Memoir sample: Table Mountain – chapter 1
This is the opening chapter of a memoir I wrote for Rick Campbell about his formative years growing up in South Africa.
I don’t know what made me jump.
We were sitting on a ledge overlooking a waterfall, high up Table Mountain. Below us I could see Cape Town spread out, right up to the Atlantic Ocean. I could see the white line of the swell as it approached the shoreline. I could sit and watch the waves of the sea for hours, hypnotised by the repetition. Surfing was my favourite thing to do, but if I wasn’t riding the waves then the next place you’d most likely find me would be up on this mountain.
I was with John and Rachel, who were both sitting further along the ledge, just beyond my line of sight. John was one of my surfing friends. Rachel was French, from a rich family and very beautiful. I was in love with her, like all the boys were. We’d been talking all the way up the mountain – about school, about police violence and Apartheid, about sports, reggae and smoking grass – but now I wanted to be by myself.
As usual, I was bunking off school. I was 14 years old, angry and confused. I had to be forced to do anything I didn’t want to do. Mum had given up trying to control me so she’d made me a ward of state, which meant I’d been put in a succession of care homes and boarding schools. But I felt trapped – who wouldn’t? – so I’d take flight, try and get away from it all and find some peace.
Table Mountain is over a thousand metres high – 1,085 metres, to be precise. It’s known for the clouds that build up and lie there like a tablecloth on the flat roof of the mountain. As children we were all told the story about where the clouds came from. A retired Dutch pirate called Van Hunks was sitting at his favourite spot on the mountain, enjoying the view, when a stranger approached and challenged him to a smoking contest. The contest went on for days, creating the great clouds of smoke that cover the mountain. Only when Van Hunks had won the contest did he realise that the stranger was the Devil. The Devil was angry at being beaten by a mortal, so he made Van Hunks disappear in a flash of lightning. The spot where the contest took place is now known as Devil’s Peak. When I reached my teens, I got into smoking too – smoking grass – which I suppose was my way of following in Van Hunks’ footsteps.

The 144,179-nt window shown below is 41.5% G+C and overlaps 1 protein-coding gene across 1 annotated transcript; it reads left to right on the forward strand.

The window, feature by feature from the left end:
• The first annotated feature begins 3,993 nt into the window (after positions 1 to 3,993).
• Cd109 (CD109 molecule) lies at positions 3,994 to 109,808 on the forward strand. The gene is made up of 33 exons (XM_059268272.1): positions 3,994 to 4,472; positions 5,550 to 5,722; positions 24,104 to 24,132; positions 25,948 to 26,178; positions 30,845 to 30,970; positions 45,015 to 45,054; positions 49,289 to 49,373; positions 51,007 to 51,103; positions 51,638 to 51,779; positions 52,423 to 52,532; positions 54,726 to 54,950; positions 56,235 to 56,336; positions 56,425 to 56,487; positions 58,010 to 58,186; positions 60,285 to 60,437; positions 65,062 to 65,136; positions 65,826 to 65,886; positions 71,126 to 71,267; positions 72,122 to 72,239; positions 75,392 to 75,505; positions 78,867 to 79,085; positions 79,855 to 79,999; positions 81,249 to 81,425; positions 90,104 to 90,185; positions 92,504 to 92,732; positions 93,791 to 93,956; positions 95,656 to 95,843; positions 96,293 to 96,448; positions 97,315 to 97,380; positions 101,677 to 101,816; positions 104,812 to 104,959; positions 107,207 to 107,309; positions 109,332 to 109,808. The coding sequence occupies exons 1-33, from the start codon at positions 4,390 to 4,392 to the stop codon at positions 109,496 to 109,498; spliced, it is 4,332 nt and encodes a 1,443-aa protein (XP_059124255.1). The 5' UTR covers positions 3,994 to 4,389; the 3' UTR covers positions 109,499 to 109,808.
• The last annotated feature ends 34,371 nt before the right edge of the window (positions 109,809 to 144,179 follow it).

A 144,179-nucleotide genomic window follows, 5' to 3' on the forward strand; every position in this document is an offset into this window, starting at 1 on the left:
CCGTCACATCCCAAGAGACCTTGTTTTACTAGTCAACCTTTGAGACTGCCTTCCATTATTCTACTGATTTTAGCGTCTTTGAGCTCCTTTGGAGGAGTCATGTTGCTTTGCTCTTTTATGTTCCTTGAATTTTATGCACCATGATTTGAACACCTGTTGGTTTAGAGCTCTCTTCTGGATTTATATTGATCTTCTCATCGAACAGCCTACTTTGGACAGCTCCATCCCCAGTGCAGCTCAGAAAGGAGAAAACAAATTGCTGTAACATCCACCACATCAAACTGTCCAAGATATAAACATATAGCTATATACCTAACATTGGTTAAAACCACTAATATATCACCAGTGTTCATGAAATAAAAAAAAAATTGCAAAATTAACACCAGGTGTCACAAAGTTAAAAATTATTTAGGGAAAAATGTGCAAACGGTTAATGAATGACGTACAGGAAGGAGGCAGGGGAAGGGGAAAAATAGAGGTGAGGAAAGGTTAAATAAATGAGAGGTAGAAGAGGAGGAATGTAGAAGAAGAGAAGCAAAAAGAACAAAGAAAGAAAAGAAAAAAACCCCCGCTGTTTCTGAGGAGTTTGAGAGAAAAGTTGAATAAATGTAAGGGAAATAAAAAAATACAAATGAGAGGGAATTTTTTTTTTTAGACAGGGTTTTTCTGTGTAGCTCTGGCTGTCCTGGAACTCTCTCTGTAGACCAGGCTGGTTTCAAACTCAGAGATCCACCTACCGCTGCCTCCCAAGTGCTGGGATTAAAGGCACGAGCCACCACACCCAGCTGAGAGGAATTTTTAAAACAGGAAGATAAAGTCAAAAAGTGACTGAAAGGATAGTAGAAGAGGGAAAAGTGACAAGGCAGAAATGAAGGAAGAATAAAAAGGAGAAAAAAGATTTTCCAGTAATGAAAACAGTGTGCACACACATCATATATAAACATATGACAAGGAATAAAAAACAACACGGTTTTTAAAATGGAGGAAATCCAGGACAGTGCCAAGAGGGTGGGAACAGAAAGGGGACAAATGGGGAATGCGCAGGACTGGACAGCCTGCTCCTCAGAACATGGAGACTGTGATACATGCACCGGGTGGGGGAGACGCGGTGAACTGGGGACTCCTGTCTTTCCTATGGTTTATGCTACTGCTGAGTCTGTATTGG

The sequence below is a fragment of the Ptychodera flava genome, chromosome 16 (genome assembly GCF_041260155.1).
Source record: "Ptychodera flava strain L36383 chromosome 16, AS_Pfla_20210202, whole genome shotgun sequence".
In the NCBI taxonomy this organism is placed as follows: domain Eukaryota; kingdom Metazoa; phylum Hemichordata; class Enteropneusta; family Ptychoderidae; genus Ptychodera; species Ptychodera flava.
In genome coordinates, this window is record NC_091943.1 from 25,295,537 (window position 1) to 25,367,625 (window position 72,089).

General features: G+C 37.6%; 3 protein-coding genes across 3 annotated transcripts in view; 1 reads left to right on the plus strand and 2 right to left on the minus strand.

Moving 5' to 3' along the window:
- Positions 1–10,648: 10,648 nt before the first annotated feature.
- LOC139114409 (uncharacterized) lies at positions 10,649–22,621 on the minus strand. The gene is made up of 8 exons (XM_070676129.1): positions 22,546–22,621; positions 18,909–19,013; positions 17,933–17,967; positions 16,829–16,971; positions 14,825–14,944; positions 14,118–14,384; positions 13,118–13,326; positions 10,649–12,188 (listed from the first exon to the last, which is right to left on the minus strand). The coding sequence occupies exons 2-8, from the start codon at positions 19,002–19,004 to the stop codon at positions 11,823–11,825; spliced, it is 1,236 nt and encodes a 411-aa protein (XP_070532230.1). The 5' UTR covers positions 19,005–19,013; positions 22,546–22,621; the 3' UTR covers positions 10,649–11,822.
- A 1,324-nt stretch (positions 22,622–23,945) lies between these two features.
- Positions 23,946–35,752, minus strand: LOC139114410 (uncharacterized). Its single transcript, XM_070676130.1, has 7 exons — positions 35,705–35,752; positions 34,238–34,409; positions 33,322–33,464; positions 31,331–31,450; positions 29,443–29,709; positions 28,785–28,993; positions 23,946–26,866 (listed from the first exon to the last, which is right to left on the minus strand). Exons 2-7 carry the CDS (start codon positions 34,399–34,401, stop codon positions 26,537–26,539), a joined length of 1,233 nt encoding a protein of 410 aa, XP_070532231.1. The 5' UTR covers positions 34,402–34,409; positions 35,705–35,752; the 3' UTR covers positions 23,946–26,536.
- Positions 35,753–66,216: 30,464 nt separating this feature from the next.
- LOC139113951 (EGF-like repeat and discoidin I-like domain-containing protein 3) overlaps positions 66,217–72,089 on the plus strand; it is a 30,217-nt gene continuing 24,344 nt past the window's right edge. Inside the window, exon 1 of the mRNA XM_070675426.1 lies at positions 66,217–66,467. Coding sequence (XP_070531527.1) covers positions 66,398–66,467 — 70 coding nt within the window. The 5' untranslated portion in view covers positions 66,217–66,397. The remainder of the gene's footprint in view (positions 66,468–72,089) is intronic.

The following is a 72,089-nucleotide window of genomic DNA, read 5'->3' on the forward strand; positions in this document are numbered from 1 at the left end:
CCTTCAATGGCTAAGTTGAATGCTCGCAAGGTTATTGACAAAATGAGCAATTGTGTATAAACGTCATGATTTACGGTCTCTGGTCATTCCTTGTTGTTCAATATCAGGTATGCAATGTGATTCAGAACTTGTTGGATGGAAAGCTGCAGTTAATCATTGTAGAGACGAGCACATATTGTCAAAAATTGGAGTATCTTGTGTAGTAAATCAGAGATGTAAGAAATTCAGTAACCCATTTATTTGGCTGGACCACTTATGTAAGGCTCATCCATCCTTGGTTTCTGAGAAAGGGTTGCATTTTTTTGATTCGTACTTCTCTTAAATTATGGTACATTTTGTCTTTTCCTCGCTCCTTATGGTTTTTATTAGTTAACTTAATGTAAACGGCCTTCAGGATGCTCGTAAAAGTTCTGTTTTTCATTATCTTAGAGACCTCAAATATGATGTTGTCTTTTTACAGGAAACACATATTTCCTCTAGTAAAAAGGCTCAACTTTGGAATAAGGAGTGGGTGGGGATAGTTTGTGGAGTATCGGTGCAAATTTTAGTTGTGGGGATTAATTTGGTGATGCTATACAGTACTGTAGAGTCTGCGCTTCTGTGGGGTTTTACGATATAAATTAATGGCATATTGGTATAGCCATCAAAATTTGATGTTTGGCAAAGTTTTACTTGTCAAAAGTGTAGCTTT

Throughout my childhood years, Table Mountain was a constant presence in my life, and it remains a part of who I am. It stands aloof, set aside from Cape Town, separate from everything going on in the world of people. What I loved was the wildness of it. The mountain was so old yet so alive with the heat of the African sun burning into the rocks. I’d lie down in the grass and listen to the wind blowing through the reeds. I felt free. I could lose myself. I could escape everything: school, the city, the police, and everything that had gone wrong at home. It was the same with surfing and smoking pot, it gave me a chance to escape.
Smoking pot has become commonplace, but back then most people thought of it as a bad thing. For me, it was a revelation; it was enlightening. It gave me a sense of inner power that I hadn’t felt before and made me feel special. It opened up channels and put me in a different mental place which made me fearless, and that was why I felt able to go on dangerous missions, like walking into the townships to buy grass. But I also noticed that the special feeling didn’t last, and I remember thinking I ought to enjoy it while I could. In fact, to be honest, I think there were times when I escaped too much – living in my own world, smoking too much – so I would lose all touch with reality. But I suppose that was the point: my reality wasn’t great, so it’s no surprise I wanted to be somewhere else.
The truth is, the older I got – and the more boarding schools I’d run away from – it was becoming less safe for me to be in the city. I was constantly on the run, and being an escapee ward of state meant the Afrikaans police would be looking for me. Sometimes I’d disappear for days or weeks. At one point I had a tent in the mountains, and I even built a hut.